The comments for that track makes no mention of the choir singing lyrics - only humming. And it had this side bar

UNUSED CONCEPT: An alternate full chorus composition, “Frodo’s Song” was written for Frodo’s departure from the Grey Havens, but was never used.

So, perhaps Howard's comment in MftM that he used Sindarin lyrics predated the decision to switch (back?) to the humming choir. This made sense to me. It was clear that some of the information provided via the sheet music in the MftM magazine was not correct in regards to the final movie/soundtrack releases. Maybe the articles were just researched and written too early in the editing phase to be used as 100% accurate resources.

I removed all indications that the last line was sung in the Grey Havens theme. The name of the source text remained Grey Havens/Frodo's Song.

 

2007 - comments on Doug Adams' blog

gkgyver asked Doug Adams (after the release of the AS-ROTK):

was "Frodo's Song" ever recorded, so that we can hear it on the upcoming release?

The choral text at least is in the LotR issue of MFTM.

Doug, you wrote the song was written for Frodo boarding the ship, so does that mean, working backwards, that the Grey Havens theme wasn't the first choice for that moment?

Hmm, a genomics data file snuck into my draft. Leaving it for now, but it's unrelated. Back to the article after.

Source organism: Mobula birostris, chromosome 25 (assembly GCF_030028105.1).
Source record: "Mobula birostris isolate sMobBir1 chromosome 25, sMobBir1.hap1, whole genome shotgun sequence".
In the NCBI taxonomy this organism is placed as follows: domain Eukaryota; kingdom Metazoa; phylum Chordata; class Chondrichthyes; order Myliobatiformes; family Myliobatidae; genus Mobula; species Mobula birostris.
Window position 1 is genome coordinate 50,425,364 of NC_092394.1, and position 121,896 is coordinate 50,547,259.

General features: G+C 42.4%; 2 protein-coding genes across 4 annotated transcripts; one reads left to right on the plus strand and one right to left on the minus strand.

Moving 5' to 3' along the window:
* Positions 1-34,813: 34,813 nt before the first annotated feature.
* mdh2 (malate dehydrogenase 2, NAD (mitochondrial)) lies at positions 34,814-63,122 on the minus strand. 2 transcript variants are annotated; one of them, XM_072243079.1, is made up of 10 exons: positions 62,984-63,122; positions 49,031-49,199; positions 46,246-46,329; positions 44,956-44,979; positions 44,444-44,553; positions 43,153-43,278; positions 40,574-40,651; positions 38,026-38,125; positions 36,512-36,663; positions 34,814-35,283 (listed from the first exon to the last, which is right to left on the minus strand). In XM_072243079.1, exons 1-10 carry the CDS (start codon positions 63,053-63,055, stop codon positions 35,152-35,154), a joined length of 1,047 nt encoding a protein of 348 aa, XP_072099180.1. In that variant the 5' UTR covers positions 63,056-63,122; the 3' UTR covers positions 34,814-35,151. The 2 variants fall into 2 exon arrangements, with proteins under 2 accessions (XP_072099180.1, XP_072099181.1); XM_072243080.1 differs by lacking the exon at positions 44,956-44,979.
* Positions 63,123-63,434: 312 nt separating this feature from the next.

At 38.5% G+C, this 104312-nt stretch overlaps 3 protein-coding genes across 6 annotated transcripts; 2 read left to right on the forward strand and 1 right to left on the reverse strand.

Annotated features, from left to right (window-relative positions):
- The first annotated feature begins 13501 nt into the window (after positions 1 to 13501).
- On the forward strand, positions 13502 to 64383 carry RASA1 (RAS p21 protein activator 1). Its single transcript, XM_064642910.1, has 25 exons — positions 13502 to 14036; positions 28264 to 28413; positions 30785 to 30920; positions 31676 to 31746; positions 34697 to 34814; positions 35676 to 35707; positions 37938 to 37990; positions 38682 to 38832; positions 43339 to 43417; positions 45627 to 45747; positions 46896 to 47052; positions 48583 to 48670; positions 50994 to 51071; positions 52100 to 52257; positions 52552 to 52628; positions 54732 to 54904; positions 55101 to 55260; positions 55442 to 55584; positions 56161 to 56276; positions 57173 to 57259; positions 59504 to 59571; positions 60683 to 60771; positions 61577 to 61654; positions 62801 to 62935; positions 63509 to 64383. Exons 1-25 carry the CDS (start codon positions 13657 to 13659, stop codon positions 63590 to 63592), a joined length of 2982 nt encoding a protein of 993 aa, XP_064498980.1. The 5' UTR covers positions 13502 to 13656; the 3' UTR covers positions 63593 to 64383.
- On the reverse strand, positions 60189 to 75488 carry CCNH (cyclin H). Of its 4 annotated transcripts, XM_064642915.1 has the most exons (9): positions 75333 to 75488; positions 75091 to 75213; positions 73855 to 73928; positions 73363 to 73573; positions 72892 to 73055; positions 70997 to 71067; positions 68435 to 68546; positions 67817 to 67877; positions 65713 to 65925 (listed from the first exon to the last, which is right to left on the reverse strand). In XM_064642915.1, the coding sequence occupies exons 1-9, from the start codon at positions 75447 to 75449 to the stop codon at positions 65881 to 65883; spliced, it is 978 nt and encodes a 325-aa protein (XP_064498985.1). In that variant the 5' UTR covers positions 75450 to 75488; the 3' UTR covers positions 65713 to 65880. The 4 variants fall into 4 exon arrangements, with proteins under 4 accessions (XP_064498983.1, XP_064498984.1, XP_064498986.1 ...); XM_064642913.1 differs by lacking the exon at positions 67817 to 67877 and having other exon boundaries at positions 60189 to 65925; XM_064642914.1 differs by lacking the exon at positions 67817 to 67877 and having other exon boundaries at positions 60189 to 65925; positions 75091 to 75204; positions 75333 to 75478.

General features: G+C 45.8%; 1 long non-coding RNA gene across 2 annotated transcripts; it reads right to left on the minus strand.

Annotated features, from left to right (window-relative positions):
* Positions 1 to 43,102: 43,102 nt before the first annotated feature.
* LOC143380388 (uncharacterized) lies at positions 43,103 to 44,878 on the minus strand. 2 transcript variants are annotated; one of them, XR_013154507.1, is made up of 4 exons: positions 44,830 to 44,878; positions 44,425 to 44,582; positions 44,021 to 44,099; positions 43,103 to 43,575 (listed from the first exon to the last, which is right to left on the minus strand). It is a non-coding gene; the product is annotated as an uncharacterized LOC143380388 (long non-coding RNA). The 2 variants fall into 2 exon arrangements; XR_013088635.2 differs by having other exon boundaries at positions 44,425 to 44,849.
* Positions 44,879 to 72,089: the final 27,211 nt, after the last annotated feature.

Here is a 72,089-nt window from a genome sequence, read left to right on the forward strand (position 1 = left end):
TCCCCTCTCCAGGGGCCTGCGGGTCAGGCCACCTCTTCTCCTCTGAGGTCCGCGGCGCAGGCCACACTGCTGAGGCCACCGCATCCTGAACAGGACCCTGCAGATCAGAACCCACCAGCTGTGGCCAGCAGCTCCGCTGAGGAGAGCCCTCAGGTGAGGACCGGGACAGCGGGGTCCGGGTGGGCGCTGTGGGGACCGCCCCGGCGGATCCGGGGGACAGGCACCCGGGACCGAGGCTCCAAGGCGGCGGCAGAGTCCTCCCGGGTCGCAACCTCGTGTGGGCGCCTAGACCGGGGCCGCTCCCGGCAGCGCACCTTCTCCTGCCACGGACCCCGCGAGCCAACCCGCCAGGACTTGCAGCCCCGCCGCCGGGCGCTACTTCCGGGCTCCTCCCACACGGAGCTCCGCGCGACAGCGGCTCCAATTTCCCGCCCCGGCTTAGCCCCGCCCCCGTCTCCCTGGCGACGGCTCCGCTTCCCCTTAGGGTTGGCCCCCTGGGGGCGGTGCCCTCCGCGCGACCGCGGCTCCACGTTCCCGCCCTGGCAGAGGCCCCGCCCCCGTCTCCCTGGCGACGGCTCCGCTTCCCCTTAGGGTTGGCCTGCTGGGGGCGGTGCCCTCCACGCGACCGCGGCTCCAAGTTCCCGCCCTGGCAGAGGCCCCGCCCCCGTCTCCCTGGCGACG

Or was Frodo's Song conceived when "Use Well The Days" was still thought to be THE song? But since Howard Shore himself said the Grey Havens theme existed before it was worked into "Into The West", either Frodo's Song must have existed before the Havens theme, or the theme really wasn't the first choice, which prompts the question: as important as this theme is, was this actually a last minute addition?

Doug Adams answered:

I’ve not actually been too far into the ROTK archives yet, so I’m not going to discuss much about “Frodo’s Song” just yet. Timeline-wise, however, I believe “Frodo’s Song” was part of the creative process around the same time as “Use Well The Days.” The Grey Havens theme wasn’t a last minute decision.

It very rare that anything in the final versions of the LOTR score exists without some sort of prior version. Now that prior version could be just HS’ original thoughts, a pencil sketch perhaps, a synth mock-up, or perhaps a fully composed and recorded piece. But it was very much a process of refinement. That said, that’s true of pretty much 99% of all creative efforts. It’s rare that anyone begins where they end.

“Frodo’s Song” is just one of many such early ideas on LOTR.